Letters

London dockers

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I agree with Sabby Sagall’s sentiment that the “greater the confidence among workers, the greater the potential for unity against racism” (July/August SR). But his account of the highs and lows of London dockers is wrong in important respects.

As Fred Lindop has clearly shown (in a 2001 article), the main concern of those dockers who demonstrated their racist sentiments in April 1968 was over housing, not employment opportunities (the left has missed a trick in not organising more around housing).

Time for an LGBTQ+ united front

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Bethan Turner’s excellent article (“We don’t do well in times of reaction”, July/August SR) focused on the frightening increase in attacks on LGBTQ+ people and explained how LGBTQ+ rights are being cynically used, for instance by Trump, as a cover for state oppression of Muslims. Bethan ended her article with a call for “unity of the oppressed”.

Still writing the lives of the English poor

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In his review of Writing the Lives of the English Poor, 1750s-1830s (June SR) Martin Empson mentions the difficulties people face today in getting the Personal Independence Payment (PIP).

I applied for PIP a while ago. They asked me to go along for an interview. When I got there they said, “If you can get yourself over here you don’t need it.”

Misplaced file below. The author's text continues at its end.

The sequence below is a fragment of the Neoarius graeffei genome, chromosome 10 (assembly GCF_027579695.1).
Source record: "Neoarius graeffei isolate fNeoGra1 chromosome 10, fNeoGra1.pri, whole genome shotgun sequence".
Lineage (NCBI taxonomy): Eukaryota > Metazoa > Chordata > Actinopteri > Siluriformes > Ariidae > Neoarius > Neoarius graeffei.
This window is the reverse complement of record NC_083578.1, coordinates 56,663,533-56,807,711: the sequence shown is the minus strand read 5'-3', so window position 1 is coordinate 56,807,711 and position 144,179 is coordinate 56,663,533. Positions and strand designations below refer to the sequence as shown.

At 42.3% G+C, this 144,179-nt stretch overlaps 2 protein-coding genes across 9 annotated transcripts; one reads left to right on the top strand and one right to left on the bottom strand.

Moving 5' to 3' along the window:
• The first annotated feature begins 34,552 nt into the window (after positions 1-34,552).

So that was the end of that.

Will Counsel
Peterborough

An important analysis of modern Germany

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Ian Taylor seems to have reviewed a book that he wished someone had written about Germany (Reviews, May SR). Unfortunately I think he dismisses too lightly the book Oliver Nachtwey actually wrote.

To expect a book about the German economy in the present day to contain a critique of the German Revolution and the Nazi period is rather a stretch.

A history of holding back Equal Pay

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Jane Hardy’s opening article on equal pay (March SR) makes fascinating reading. The following points supplement her account.

The 1918 War Cabinet inquiry that Jane mentions includes Beatrice Webb’s devastating minority report, that still repays reading. She argued that “the popular formula of ‘Equal Pay for Equal Work’…is so ambiguous and so easily evaded as not to constitute any principle”.

What about no deal?

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Sabby Sagall extols the virtues of remaining in the EU (Feedback, February SR): workers rights; equal pay provision; the 8-hour day. What he doesn’t seem to see is the way in which bosses in Europe as well as this country find many ways round these regulations: the Working Time Directive waiver, women still being paid less than men in practice, while 24-hour shift working patterns are at an all-time high.

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